Other concerns of CIOs and CISOs include the arduous task of modernizing IT operations, primarily moving from legacy IT systems and physical infrastructure (like data centers) to shared service providers or cloud (web-based) solutions - part of this process involves consolidating and centralizing resources. And it’s no surprise, as the benefits are numerous and include better scalability, lower operating costs, no capital expenses or hardware maintenance costs and faster time to to deployment.
But part of the challenge lies in the fact that instead of being stored locally, sensitive data is now accessible remotely via any web browser, making it much easier for data theft to occur. With more value placed on the logins/entry points of web applications, CIOs and CISOs need to find a way to beef up access security; the most effective way to keep intruders out. While monitoring and threat detection solutions may be a good part of a layered security system, it’s possible the intruder has already made their way into your network and viewed or stolen data.
One example I often point to is the case of Code Spaces, a hosting company that was shut down after an attacker stole the credentials to their cloud hosting account, that is, their Amazon Web Services (AWS) Elastic Compute Cloud (EC2). After stealing and changing the password to their cloud management console, the attacker deleted storage volume snapshots, instances and backups.
After deleting storage file containers to the information necessary to launch virtual servers in the cloud, the company was forced to shut their doors, citing the costs and time needed to get back to working order as too much for them to afford.
Clearly, protecting access to the cloud is key to keeping business-critical infrastructure and data safe from landing in the wrong hands. Read more about securing cloud access in Protecting the Cloud with Two-Factor: AWS Authentication Security for IaaS Providers, and learn more about protecting your accounts in Two-Factor Authentication for Cloud Apps.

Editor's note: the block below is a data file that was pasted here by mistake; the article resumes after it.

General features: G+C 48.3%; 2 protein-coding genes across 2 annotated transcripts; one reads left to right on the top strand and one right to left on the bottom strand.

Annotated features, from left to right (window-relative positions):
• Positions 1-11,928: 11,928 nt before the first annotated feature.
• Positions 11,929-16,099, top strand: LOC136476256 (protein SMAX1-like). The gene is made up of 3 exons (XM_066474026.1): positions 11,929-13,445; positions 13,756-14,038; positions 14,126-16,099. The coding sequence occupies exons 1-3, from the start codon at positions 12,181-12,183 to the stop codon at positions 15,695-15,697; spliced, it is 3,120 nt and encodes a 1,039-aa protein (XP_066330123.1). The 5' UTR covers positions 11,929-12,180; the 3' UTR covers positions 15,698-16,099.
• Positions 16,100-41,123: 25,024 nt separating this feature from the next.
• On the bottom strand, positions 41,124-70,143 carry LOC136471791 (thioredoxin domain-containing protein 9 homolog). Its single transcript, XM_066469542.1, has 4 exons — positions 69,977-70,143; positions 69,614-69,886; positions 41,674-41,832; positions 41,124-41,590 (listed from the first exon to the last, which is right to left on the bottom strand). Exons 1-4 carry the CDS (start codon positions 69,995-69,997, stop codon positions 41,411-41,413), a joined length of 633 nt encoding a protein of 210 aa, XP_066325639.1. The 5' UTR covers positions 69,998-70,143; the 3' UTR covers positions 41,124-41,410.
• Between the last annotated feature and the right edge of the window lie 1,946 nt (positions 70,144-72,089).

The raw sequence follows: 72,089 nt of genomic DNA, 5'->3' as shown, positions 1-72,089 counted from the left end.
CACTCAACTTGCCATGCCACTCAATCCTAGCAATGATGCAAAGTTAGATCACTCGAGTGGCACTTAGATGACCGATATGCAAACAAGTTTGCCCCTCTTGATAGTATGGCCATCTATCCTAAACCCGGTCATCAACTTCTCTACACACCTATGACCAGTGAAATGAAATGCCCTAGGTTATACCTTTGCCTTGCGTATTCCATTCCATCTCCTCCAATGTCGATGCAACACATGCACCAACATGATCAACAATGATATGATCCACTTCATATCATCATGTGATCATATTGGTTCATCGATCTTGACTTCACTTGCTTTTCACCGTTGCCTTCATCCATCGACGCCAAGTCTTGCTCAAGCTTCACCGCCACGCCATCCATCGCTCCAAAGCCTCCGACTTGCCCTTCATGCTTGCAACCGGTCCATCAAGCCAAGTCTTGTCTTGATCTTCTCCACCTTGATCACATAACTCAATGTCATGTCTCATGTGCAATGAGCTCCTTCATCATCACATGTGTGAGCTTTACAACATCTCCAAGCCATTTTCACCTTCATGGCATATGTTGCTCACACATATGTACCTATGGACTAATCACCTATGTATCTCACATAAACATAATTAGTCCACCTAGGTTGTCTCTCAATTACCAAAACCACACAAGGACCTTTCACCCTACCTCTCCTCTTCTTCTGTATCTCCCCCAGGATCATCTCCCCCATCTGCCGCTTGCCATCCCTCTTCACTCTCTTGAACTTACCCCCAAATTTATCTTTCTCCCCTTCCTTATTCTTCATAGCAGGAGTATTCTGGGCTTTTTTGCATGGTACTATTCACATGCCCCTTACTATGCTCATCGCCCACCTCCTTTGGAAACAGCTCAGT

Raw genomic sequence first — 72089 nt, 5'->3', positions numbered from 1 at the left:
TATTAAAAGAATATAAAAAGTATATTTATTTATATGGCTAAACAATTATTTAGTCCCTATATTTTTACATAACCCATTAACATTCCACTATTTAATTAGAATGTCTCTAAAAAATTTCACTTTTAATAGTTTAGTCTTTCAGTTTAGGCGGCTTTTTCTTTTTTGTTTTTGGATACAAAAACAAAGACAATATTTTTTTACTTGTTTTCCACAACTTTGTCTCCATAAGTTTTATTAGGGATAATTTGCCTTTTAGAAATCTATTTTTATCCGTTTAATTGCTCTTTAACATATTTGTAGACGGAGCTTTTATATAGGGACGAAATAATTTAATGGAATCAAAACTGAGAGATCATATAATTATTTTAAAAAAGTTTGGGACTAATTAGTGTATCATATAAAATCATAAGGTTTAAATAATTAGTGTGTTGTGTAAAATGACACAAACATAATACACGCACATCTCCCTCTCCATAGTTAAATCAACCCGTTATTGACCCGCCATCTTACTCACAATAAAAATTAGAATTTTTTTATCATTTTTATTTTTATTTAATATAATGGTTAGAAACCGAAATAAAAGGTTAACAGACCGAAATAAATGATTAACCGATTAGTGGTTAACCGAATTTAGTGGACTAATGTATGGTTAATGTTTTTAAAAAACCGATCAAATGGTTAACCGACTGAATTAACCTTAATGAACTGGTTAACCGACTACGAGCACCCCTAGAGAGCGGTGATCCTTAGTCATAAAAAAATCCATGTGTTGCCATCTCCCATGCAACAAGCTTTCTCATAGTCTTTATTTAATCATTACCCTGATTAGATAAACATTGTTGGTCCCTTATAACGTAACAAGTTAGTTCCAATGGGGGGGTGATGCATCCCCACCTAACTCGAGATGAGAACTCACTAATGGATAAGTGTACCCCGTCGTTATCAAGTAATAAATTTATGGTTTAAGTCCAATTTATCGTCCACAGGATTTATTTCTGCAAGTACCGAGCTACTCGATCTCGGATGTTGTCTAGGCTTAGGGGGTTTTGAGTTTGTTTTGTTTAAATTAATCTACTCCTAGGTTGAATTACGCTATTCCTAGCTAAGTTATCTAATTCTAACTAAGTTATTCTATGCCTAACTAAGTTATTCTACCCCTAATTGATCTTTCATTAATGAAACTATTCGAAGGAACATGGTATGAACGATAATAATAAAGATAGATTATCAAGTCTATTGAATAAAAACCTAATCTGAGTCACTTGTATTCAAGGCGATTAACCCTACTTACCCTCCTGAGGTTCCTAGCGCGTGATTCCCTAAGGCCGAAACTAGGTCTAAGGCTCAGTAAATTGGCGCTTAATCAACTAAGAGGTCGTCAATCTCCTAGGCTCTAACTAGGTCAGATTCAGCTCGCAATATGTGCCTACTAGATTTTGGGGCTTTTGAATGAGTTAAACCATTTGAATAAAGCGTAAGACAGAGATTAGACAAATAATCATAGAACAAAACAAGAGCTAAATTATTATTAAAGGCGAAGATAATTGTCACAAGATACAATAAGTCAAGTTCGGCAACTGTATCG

Of course, any web-based service you use is vulnerable if you’re using only a primary or single-factor authentication method to protect it. A secondary form of authentication, two-factor authentication, can protect your cloud accounts by requiring another physical device (smartphone) in addition to your password, thereby halting the success of remote attacks.
Budgetary Concerns: No Need to Make it Rain, Just a Drizzle Will Do
Of course, without properly allocated budgets, who can afford security? And that’s the worry for many CIO/CISOs that see most of their IT budgets going toward operations, maintenance and infrastructure as opposed to security. According to the survey, this is how IT budgets are being spent:
- 37% operations and maintenance of existing systems
- 23% infrastructure (telecommunications and data centers)
- 16% development of new systems
- 13% cybersecurity
- 11% modernization of existing systems
Part of that reason may be the upfront costs, maintenance and subsequent personnel that older, legacy security solutions required, including hardware, software and other infrastructure costs.
But it’s important to note that as organizations move from old systems to more cloud-based and mobile IT models, the same goes for security companies and security solutions. And that means that security solutions are much more lightweight, easier to deploy and maintain, requiring less support from your IT staff. They’re also much more cost-effective than they used to be, after eliminating the need for hardware and trained staff to maintain them.
Find out more about modern risks and how two-factor authentication can help in A Modern Guide to Retail Data Risks, ideal for CISOs, security, compliance and risk management officers, IT admins and other professionals concerned about information security.